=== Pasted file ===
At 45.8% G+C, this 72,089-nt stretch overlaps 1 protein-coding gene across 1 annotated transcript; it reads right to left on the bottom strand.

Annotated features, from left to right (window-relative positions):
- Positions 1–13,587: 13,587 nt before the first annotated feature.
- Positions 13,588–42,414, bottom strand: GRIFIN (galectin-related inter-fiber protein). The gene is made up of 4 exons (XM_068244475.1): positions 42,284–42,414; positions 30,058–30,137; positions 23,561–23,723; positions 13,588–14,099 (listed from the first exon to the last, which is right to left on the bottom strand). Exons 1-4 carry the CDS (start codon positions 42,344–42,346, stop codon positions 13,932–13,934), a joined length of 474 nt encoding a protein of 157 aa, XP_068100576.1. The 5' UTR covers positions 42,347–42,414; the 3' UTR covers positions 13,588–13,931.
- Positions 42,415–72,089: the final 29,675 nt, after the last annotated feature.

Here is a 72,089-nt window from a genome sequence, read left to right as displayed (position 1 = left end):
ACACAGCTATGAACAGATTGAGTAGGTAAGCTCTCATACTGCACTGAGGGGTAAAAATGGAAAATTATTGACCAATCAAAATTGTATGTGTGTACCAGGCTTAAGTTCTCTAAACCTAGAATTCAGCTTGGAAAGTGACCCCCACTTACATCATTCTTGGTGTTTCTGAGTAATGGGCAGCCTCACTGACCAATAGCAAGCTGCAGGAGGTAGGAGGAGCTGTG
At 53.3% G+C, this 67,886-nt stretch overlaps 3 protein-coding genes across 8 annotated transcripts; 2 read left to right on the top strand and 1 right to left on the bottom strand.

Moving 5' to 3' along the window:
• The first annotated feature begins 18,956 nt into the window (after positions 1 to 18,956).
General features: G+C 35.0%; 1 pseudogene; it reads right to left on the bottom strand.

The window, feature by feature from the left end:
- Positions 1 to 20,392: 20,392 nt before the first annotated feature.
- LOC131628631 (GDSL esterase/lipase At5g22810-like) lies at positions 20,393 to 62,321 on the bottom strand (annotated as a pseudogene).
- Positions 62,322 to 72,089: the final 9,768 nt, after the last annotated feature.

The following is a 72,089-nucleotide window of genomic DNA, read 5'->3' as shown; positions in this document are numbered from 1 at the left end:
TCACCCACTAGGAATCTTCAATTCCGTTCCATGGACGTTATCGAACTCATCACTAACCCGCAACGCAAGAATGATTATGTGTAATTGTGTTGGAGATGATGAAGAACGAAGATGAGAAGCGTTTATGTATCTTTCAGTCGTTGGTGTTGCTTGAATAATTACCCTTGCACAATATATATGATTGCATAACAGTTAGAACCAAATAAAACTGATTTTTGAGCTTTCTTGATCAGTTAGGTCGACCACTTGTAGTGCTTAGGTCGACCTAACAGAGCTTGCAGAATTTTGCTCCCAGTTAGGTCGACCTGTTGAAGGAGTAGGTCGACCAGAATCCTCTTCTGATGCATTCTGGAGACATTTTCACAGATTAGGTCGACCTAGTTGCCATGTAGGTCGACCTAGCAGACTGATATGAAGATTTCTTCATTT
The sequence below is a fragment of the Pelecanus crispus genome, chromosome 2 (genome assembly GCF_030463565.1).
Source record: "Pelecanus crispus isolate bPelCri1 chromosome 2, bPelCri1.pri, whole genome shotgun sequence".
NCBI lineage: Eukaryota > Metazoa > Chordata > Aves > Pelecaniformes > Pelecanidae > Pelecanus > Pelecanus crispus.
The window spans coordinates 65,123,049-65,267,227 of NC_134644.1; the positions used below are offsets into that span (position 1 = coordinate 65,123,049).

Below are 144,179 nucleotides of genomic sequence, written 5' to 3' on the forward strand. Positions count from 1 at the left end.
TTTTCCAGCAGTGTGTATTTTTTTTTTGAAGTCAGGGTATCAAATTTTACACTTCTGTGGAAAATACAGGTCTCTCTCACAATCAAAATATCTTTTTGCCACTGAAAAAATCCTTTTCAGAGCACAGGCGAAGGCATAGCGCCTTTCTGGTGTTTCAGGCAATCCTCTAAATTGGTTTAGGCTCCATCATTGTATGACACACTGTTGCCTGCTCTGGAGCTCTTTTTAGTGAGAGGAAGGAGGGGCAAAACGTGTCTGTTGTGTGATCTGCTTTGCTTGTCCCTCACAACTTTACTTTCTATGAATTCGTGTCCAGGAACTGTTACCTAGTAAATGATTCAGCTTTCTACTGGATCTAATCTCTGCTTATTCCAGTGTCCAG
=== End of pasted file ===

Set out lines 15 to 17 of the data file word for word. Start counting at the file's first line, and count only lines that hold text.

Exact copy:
- Positions 62,322 to 72,089: the final 9,768 nt, after the last annotated feature.

The following is a 72,089-nucleotide window of genomic DNA, read 5'->3' as shown; positions in this document are numbered from 1 at the left end:
TCACCCACTAGGAATCTTCAATTCCGTTCCATGGACGTTATCGAACTCATCACTAACCCGCAACGCAAGAATGATTATGTGTAATTGTGTTGGAGATGATGAAGAACGAAGATGAGAAGCGTTTATGTATCTTTCAGTCGTTGGTGTTGCTTGAATAATTACCCTTGCACAATATATATGATTGCATAACAGTTAGAACCAAATAAAACTGATTTTTGAGCTTTCTTGATCAGTTAGGTCGACCACTTGTAGTGCTTAGGTCGACCTAACAGAGCTTGCAGAATTTTGCTCCCAGTTAGGTCGACCTGTTGAAGGAGTAGGTCGACCAGAATCCTCTTCTGATGCATTCTGGAGACATTTTCACAGATTAGGTCGACCTAGTTGCCATGTAGGTCGACCTAGCAGACTGATATGAAGATTTCTTCATTT